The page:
The Best Herbs to Grow in the UK

The United Kingdom isles can present challenging growing climates, but herbs can still be grown there as perennials and annuals. Cold hardiness zones are similar to those in the southern United States and even the Mediterranean, where many herbs originated. The southwestern fringes of the isles compare to USDA hardiness zones 9 and 10. Because Britain is the northern-most of any other country with the same hardiness conditions, it also sees less sunlight each day. But with the right care and selection, herbs still proliferate.


Agrimony is a native perennial that likes to grow in open, sunny areas. It can grow up to 2 feet high and thrives in poor, alkaline soil, according to the National Herb Centre. The dark green plant features slender spikes with yellow flowers about 3/8 of an inch across that bloom in the summer. Aside from its ornamental value, agrimony is often grown for use as an astringent and diuretic. A slow-release organic fertilizer will help give seedlings a better start.


Mint, used for flavoring tea and desserts, can grow as a perennial, but it has a tendency to grow out of control. Frequently cutting it back or keeping it in containers will help prevent it from choking out nearby plants. Peppermint and spearmint like moist soil but not spots that become water-logged. Protecting with leaves or straw helps them survive harsh UK winters. Leaves are usually serated ovals with a downy texture in colors from bright green to burgandy, depending on variety. It enjoys full sun or partial shade, and rich and moist soil with a slightly acidic pH. It can grow to 1-1/2 feet tall but has a tendency to be more of a ground cover plant, growing in partial shade and full sun, too. Since it grows so aggressively, fertilization usually is not required.


This perennial evergreen shrub, a Mediterranean native, grows well in the British Isles if enough sun shines. Sage can be dried or used fresh. It is a popular seasoning used in dressings, sprinkled on meats and ground into sausage. Sage plants, which feature grayish leaves and purple to blue flowers, can grow up to 3 feet tall in well-drained, rich soil and full sun. It likes to be regularly watered but does not enjoy growing in soil that is constantly moist. Working in a couple handfuls of bonemeal around the plant at the beginning and end of summer will help it grow.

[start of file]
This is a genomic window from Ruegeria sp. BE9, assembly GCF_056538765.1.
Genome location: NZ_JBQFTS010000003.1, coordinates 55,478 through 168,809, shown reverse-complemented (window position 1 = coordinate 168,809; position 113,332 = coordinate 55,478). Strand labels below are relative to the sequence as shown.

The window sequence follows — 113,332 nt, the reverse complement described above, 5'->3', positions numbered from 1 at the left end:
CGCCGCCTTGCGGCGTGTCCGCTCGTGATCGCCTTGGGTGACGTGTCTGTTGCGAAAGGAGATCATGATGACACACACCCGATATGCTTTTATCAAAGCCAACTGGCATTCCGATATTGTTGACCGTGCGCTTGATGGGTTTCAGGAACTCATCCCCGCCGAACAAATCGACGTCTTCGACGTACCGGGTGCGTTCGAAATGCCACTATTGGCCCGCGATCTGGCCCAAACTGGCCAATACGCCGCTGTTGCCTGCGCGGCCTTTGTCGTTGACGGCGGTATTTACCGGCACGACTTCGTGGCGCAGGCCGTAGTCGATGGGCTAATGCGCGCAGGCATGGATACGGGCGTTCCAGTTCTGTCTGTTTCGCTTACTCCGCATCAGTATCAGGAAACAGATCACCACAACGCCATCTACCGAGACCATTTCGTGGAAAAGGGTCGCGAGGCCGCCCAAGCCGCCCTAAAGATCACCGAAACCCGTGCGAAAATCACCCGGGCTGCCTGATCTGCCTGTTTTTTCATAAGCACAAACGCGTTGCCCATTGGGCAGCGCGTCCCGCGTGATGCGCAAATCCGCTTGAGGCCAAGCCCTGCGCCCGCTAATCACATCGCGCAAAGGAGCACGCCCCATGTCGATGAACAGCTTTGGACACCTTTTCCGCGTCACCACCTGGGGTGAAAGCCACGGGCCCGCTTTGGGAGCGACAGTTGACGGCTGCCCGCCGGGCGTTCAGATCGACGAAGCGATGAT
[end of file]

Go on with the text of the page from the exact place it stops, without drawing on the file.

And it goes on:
Thyme is another perennial that thrives in the UK. Debunking the myth that virtually all herbs grow best in full sun, this one likes well-drained soil and partial shade. Thyme likes conditions dryer, making over-watering a common care issue. Soups and lamb dishes, for instance, benefit from thyme infusions. The plant has small gray-green to green leaves and flowers that range in hue from pale pink to purple. A handful of bonemeal in mid-May and July will help the plant grow.

Scented Geraniums

Scented Geraniums are grown more for their pleasing aroma rather than flowers, although many varieties also feature striking blooms that can serve an ornamental purpose. Leaves can feature different scents, from rose to lemon to cedar. They are perennials in zone 8 and higher, making them ideal for British Isles cultivation. Water is required when the soil becomes dry. They enjoy full sun and only an occasional dose of balanced fertilizer.


Chives enjoy growing in full sun, but aren't as particular about soil conditions. Fertile soil is best to grow them in if they will be frequently picked. They also feature different colored flowers, depending on variety, that are edible and make for good salad additions. This member of the onion family includes light purple, round flower heads. They grow well in well-draining soil if a handful or two of bonemeal is worked into the soil around the plant. Moderate watering that allows soil to dry in between is best.


Lavender, one of the more popular herbs worldwide because of its fragrant, light purple flowers, can grow as a perennial in the UK. English lavender, with its mounding capability, forms a low-level hedge row. Some varieties, however, cannot withstand England's wet winters. Lavender grows best in well-drained soil and full sun. A handful of organic matter added when planting occurs will help the plants grow. Watering should occur regularly until the plants are established. After that they are more tolerant of dry conditions. Plants can grow up to 3 feet high and feature lilac blue flowers that grow on spikes. Leaves are narrow and grayish-green.

Keywords: United Kingdom, herbs, grow

About this Author

Joy Brown is a newspaper reporter at "The Courier" and in Findlay, Ohio. She has been writing professionally since 1995, primarily in Findlay and previously at the "Galion (Ohio) Inquirer" and "Toledo City Paper." Brown holds a Bachelor of Arts in journalism and history from Miami University.